Richard III, Almeida Theatre | reviews, news & interviews
Richard III, Almeida Theatre
Richard III, Almeida Theatre
Ralph Fiennes rivets anew as Shakespeare's English psycho of a king
"I can add colours to the chameleon," Richard III remarks of himself early in his anguished, marauding ascent to the throne, and the description could equally apply to the electrifying actor, Ralph Fiennes, who is London's latest hedgehog/dog/toad/bottled spider (pick your animal imagery of choice).
Marking his third London stage appearance in 16 months, Fiennes may be older than most modern-day Richards but he cuts more deeply as well, his Almeida return coupling flashes of the charm this actor brought last year to Man and Superman with liberal dollops of the gathering psychosis in which Schinder List's Amon Goeth trafficked all too well.
The result makes for a restlessly exciting evening in which director Rupert Goold seems to conjoin two of his defining Almeida productions - King Charles III, the faux-Shakespearean history play, and American Psycho, the musical portrait of a contemporary killing machine (transferred this spring briefly to Broadway). There's an elastic modernity to a Richard III that combines sworplay and guns, mobile phones (in passing) and a framing device involving the exhumation of this monarch's famously bent spine from beneath a Leicester car park in 2012.
And although Fiennes - pivoting his body toward us, the character's defining curvature visible through his tight-fitting shirt - seems to throw away possibly the most famous opening speech in all of Shakespeare, don't be fooled. If he downplays the overture, so to speak, the actor is present and then some through every one of the set pieces and interactions that follow, Fiennes memorably paired with a haunted, hateful Queen Margaret in the form of Vanessa Redgrave (pictured above). The two played mother and son in Fiennes' 2012 film of Coriolanus and feed off one another to stirring effect here, Redgrave clawing at the air with imprecations while clutching a plastic doll that Fiennes' Richard briefly grabs at to chilling effect.
The convention with Richard of recent years (most amplfied by Mark Rylance at the Globe in 2012) is to turn the third longest role in the canon into a deranged stand-up comic, but Fiennes is having none of that. To be sure, he catches at the mordant comedy and quick wit of a character whose biting tongue finds a contrast in the actor's sad, pained eyes, but the more startling passages posit Richard struggling to contain what passes in these circumstances for composure. (I liked the suspended crown that marks out the higher reaches of Hildegard Bechtler's design - although Richard's first action, upon reaching the throne at last, is to discard his crown and place it beside him.)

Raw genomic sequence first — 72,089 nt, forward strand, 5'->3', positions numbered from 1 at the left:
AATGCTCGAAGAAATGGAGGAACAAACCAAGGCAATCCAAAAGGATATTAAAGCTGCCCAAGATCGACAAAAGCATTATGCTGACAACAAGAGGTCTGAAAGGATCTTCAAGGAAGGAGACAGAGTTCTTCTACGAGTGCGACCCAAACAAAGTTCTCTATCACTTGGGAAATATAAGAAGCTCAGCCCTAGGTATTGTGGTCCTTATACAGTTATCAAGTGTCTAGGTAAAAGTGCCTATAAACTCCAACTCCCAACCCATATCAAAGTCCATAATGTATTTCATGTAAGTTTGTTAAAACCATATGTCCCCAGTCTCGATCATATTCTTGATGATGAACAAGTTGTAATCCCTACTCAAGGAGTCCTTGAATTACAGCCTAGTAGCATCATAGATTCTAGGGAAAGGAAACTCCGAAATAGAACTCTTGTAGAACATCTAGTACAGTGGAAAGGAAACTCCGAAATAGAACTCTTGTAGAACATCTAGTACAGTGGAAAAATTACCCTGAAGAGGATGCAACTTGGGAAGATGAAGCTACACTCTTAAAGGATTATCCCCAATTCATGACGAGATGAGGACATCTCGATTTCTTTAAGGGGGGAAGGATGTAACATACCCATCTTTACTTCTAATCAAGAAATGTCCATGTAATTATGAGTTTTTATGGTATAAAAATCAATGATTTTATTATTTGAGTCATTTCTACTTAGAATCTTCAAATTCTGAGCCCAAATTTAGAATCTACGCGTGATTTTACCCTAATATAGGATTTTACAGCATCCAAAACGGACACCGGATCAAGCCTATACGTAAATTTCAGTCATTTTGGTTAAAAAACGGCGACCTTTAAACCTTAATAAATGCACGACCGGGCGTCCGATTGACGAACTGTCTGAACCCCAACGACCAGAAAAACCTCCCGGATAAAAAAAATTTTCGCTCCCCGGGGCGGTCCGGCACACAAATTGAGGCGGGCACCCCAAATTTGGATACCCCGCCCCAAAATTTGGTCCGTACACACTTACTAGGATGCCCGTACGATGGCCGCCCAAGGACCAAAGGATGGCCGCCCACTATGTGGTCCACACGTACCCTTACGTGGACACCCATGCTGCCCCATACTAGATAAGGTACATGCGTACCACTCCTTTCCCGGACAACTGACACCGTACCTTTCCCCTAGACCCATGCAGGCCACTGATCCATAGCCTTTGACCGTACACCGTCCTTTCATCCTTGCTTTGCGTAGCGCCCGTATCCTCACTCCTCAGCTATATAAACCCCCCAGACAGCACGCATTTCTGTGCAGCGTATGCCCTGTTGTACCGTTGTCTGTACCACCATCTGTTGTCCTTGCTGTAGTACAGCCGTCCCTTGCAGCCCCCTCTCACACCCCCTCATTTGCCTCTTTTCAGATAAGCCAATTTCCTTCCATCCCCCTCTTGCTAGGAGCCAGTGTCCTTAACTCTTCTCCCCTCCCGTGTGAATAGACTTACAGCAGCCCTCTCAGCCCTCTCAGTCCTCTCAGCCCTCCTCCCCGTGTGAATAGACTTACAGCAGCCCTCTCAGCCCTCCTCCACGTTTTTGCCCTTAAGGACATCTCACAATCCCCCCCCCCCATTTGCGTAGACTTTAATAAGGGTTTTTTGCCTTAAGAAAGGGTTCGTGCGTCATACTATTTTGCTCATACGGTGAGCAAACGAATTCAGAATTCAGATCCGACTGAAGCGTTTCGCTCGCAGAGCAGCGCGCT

There's a brilliant moment when Finbar Lynch's saturnine Buckingham refers to Richard's "effeminate remorse", only to be met with a stare from Fiennes that could turn an onlooker to salt. Possessed of a temper less easily contained the further his misdeeds mount, this Richard lets roar at the hapless Hastings (James Garnon): Hastings' reply - "woe" - might easily be read as "whoa!" Any mention of the feminine, meanwhile, sits unwell with a monarch who makes apparent his scalding contempt for womankind, like some better-spoken Donald Trump locked in perpetual combat with a sector of society that he can have only via coercion: cue a wooing scene late on between Richard and Elizabeth (Aislin McGuckin, pictured above centre), that culminates shockingly in a rape.
The action is staged above and around a pit from which Richard's remains are disinterred and into which the character in defeat finally tumbles. Goold's production is markedly less tricksy than one might expect from the director of a Stalinist Macbeth and a Merchant of Venice set in Vegas. Utilising the audience where appropriate (Richard near the end asks various playgoers at the front whether they might be Tyrrell), Goold pulls us into the actions of an anti-hero from whom you in any case can't look away. You leave the theatre aware that the "blasted sapling" that is Richard's gloved right hand is as nothing next to a misshapen psyche whose poison turns inward and then downward into that pit.
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